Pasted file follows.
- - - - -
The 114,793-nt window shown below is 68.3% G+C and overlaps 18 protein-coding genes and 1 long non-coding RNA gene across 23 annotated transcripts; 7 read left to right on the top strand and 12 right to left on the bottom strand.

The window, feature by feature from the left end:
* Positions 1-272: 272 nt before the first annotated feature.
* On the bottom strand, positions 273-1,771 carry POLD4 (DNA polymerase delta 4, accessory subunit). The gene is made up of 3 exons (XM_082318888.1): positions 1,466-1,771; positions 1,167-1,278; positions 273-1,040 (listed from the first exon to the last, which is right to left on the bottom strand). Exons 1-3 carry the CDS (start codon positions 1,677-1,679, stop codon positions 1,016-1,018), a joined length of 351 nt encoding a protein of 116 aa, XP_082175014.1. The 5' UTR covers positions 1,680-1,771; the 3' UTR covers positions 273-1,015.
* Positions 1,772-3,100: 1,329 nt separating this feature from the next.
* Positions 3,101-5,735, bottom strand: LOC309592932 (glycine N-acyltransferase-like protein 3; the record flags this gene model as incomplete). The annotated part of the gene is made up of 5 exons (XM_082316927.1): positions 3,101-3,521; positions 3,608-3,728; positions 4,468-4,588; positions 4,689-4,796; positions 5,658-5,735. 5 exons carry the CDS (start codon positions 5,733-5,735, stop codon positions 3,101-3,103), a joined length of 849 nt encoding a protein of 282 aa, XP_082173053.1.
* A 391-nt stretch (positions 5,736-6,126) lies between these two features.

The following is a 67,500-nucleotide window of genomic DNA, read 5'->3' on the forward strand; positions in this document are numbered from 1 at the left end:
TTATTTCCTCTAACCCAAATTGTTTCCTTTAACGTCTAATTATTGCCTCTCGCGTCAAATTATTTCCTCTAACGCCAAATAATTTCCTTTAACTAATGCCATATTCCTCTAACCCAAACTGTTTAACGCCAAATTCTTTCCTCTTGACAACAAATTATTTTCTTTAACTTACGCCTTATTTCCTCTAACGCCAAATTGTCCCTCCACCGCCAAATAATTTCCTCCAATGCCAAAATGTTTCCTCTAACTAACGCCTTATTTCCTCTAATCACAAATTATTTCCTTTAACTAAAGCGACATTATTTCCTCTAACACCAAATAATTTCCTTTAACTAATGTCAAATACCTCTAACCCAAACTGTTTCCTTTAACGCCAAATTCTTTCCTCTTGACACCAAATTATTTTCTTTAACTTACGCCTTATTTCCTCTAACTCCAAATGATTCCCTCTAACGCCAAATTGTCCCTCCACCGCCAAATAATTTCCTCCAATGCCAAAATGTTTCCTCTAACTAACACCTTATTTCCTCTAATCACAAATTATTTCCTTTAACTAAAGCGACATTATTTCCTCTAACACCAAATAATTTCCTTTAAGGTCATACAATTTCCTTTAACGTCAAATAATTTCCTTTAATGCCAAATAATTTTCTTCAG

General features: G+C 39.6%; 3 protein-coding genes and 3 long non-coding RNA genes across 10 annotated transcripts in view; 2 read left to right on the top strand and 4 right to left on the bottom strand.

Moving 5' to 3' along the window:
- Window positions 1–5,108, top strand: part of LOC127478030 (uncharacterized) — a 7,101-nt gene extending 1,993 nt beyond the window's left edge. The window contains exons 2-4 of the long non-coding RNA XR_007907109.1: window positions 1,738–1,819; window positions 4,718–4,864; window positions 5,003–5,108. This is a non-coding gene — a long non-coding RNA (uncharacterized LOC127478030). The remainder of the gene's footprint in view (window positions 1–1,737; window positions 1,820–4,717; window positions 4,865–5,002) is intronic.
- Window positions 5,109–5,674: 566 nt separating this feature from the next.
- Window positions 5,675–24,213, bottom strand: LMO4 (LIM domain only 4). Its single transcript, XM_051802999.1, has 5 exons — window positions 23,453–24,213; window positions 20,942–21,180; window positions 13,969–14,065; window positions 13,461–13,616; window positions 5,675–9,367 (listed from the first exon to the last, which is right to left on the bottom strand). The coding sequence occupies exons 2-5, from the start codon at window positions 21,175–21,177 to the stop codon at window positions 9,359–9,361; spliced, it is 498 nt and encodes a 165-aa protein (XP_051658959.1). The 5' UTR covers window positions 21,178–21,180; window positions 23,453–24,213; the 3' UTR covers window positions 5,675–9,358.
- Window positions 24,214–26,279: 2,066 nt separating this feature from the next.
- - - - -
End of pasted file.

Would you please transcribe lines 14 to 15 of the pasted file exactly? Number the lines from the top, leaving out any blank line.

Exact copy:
- Window positions 5,675–24,213, bottom strand: LMO4 (LIM domain only 4). Its single transcript, XM_051802999.1, has 5 exons — window positions 23,453–24,213; window positions 20,942–21,180; window positions 13,969–14,065; window positions 13,461–13,616; window positions 5,675–9,367 (listed from the first exon to the last, which is right to left on the bottom strand). The coding sequence occupies exons 2-5, from the start codon at window positions 21,175–21,177 to the stop codon at window positions 9,359–9,361; spliced, it is 498 nt and encodes a 165-aa protein (XP_051658959.1). The 5' UTR covers window positions 21,178–21,180; window positions 23,453–24,213; the 3' UTR covers window positions 5,675–9,358.
- Window positions 24,214–26,279: 2,066 nt separating this feature from the next.